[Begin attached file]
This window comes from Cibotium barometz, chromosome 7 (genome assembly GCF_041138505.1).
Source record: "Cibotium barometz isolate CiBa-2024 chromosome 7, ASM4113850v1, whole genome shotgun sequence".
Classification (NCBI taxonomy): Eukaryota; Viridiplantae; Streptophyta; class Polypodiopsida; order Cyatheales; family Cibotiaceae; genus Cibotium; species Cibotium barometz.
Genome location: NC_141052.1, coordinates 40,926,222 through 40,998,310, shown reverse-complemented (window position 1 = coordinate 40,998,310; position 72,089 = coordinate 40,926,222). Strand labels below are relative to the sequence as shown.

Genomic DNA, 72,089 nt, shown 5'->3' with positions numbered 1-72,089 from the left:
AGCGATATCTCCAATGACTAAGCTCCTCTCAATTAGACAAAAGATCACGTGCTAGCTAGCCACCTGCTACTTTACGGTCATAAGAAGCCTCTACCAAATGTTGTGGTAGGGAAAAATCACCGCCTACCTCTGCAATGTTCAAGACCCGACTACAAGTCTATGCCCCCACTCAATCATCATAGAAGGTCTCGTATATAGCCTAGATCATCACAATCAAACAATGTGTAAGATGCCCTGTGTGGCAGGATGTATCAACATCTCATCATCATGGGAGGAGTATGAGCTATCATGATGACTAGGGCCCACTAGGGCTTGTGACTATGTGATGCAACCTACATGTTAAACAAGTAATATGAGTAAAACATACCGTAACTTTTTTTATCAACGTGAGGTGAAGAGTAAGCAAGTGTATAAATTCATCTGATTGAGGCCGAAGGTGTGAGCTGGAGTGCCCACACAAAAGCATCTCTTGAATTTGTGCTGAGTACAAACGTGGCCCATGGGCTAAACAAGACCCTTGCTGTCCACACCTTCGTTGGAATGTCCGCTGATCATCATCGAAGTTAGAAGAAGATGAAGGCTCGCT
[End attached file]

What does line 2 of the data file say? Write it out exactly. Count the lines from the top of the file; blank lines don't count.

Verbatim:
Source record: "Cibotium barometz isolate CiBa-2024 chromosome 7, ASM4113850v1, whole genome shotgun sequence".